FCPS has 189,000 children. .0016 of that is 302. 302 dead children are the Calvary Hill you’re erecting your argument on. So, let’s agree to do this: stop presenting this as a data point. If this is your argument, I challenge you to have courage equal to your conviction. Go ahead, plant a flag on the internet and say, “Only 302 children will die.” No one will. That’s the kind action on social media that gets you fired from your job. And I trust our social media enclave isn’t so careless and irresponsible with life that it would even, for even a millisecond, enter any of your minds to make such an argument.

Considered another way: You’re presented with a bag with 189,000 $1 bills. You’re told that in the bag are 302 random bills, they look and feel just like all the others, but each one of those bills will kill you. Do you take the money out of the bag?

Same argument, applied to the 12,487 teachers in FCPS (per Wikipedia), using the ‘children’s multiplier’ of .0016 (all of us understanding the adult mortality rate is higher). That’s 20 teachers. That’s the number you’re talking about. It’s very easy to sit behind a keyboard and diminish and dismiss the risk you’re advocating other people assume. Take a breath and think about that.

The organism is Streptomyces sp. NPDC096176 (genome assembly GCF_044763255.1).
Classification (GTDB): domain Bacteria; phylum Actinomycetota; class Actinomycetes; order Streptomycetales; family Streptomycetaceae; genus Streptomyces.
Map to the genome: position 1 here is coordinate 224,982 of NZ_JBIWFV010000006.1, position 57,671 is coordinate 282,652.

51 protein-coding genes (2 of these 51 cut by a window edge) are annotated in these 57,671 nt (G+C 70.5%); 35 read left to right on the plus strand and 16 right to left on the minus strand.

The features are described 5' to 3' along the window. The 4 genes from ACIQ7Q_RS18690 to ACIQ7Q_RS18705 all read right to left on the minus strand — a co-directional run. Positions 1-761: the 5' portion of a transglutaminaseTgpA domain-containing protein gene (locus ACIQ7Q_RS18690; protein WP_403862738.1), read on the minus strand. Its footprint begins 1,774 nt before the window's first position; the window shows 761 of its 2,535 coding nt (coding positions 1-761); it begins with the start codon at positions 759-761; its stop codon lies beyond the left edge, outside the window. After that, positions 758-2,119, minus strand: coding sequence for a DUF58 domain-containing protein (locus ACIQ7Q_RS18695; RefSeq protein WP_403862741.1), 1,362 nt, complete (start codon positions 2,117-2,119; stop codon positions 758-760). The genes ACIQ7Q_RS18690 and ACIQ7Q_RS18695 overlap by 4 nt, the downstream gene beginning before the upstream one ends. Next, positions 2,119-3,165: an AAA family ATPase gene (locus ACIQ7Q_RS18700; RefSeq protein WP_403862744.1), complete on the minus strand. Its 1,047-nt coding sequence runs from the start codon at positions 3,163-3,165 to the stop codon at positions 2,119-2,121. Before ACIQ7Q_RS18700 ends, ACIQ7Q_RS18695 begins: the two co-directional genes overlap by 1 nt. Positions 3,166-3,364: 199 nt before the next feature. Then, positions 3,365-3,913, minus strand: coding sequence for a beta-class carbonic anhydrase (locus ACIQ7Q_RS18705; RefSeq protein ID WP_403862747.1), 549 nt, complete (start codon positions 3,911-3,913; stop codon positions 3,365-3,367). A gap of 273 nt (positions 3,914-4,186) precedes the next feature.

If you want to advocate for 2 days a week, look, I’m looking for someone to convince me. But please, for the love of God, drop things like this from your argument. Because the people I know who’ve said things like this, I know they’re better people than this. They’re good people under incredible stress who let things slip out as their frustration boils over. So, please do the right thing and move on from this, because one potential outcome is that one day, you’re going to have to stand in front of St. Peter and answer for this, and that’s not going to be conversation you enjoy.

“Hardly any kids get COVID.”

(Deep sigh) Yes, that is statistically true as of this writing. But it is a cherry-picked argument because you’re leaving out an important piece.
One can reasonably argue that, due to the school closures in March, children have had the least EXPOSURE to COVID. In other words, closing schools was the one pandemic mitigation action we took that worked. There can be no discussion of the rate of diagnosis within children without also acknowledging they were among our fastest and most quarantined people. Put another way, you cannot cite the effect without acknowledging the cause.